Fidgety Behavior May Help Cognition in Children with ADHD

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Although children with attention deficit/hyperactivity activity (ADHD) frequently exhibit fidgety behavior, those mannerisms may actually be helping them to recall information and complete complex cognitive tasks.

Mark Rapport, PhD, of the University of Central Florida in Orlando, and colleagues enrolled 52 boys between the ages 8 and 12 in a study. Twenty-nine had ADHD, while the remaining 23 showed normal development. The children were asked to perform tasks in order to measure working memory, which is in involved in the temporary storage and managing of information needed to carry out cognitive tasks, including learning and comprehension.

The participants viewed a series of jumbled numbers and a letter on a computer, and were then told to put the numbers in order, followed by the letter. A camera recorded the kids’ movements.

When the children with ADHD moved the most, the majority of them performed better at the tasks, the researchers reported in the Journal of Abnormal Child Psychology. But normally developing children did worse the more they moved during the testing.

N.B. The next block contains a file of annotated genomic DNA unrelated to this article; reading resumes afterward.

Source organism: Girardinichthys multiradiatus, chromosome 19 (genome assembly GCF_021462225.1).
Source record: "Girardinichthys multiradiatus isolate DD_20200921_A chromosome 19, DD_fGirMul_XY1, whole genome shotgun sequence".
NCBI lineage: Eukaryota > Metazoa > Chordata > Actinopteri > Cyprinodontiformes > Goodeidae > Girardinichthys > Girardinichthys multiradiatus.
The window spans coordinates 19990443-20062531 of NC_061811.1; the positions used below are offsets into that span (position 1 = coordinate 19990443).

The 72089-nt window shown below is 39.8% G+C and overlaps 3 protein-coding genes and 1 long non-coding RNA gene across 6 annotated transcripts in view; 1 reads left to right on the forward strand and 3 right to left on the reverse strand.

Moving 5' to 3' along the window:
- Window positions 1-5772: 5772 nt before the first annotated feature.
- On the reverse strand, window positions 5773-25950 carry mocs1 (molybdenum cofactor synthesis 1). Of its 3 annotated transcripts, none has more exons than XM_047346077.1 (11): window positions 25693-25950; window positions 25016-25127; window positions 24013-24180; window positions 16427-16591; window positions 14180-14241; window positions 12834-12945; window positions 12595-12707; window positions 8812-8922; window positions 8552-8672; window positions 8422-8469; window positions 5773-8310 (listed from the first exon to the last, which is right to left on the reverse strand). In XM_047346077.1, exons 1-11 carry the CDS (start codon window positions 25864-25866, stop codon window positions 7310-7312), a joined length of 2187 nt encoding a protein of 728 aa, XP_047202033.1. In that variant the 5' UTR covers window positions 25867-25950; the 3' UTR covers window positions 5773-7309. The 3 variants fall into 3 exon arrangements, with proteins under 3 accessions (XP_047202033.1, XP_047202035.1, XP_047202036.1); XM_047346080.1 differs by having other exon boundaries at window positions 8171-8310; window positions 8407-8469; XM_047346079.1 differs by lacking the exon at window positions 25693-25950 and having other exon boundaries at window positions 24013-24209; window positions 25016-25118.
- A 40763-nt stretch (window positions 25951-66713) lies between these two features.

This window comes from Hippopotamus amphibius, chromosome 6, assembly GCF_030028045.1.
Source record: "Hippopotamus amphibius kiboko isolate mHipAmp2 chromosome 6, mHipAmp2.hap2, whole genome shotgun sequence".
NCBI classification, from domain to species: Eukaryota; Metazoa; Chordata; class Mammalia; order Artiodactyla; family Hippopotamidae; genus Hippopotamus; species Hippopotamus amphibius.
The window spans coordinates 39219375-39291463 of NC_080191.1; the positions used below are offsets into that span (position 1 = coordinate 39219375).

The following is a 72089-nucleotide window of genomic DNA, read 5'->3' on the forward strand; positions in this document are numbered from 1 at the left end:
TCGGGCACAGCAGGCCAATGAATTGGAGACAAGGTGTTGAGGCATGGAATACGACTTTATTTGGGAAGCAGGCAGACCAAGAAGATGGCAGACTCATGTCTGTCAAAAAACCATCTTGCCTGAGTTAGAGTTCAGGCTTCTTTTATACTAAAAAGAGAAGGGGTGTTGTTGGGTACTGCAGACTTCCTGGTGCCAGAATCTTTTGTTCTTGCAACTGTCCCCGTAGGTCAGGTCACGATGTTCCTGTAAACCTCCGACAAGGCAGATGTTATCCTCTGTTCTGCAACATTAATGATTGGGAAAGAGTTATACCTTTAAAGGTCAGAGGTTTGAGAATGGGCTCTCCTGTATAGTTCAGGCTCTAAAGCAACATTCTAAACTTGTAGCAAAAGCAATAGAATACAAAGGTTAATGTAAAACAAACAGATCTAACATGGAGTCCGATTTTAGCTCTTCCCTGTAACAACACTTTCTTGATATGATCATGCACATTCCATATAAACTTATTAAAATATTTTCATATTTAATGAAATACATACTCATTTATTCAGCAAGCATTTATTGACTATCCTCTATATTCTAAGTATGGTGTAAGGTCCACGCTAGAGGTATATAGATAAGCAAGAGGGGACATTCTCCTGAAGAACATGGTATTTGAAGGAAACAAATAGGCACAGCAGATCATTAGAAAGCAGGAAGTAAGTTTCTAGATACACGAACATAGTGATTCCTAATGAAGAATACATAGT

“The message isn't 'Let them run around the room,' but you need to be able to facilitate their movement so they can maintain the level of alertness necessary for cognitive activities,” Rapport said in a statement.

The researchers also say that the study indicated that students could perform better academically if they’re sitting on activity balls or exercise bikes during tasks.

Fidgety Behavior May Help Cognition in Children with ADHD
Fidgety Behavior May Help Cognition in Children with ADHD

For decades, frustrated parents and teachers have barked at fidgety children with attention deficit/hyperactivity disorder (ADHD) to "Sit still and concentrate!"

But new research shows that if you want ADHD kids to learn, you have to let them squirm. The foot-tapping, leg-swinging and chair-scooting movements of children with attention-deficit/hyperactivity disorder are actually vital to how they remember information and work out complex cognitive tasks, according to a study published in an early online release of the Journal of Abnormal Child Psychology.

The findings show the longtime prevailing methods for helping children with ADHD may be misguided.

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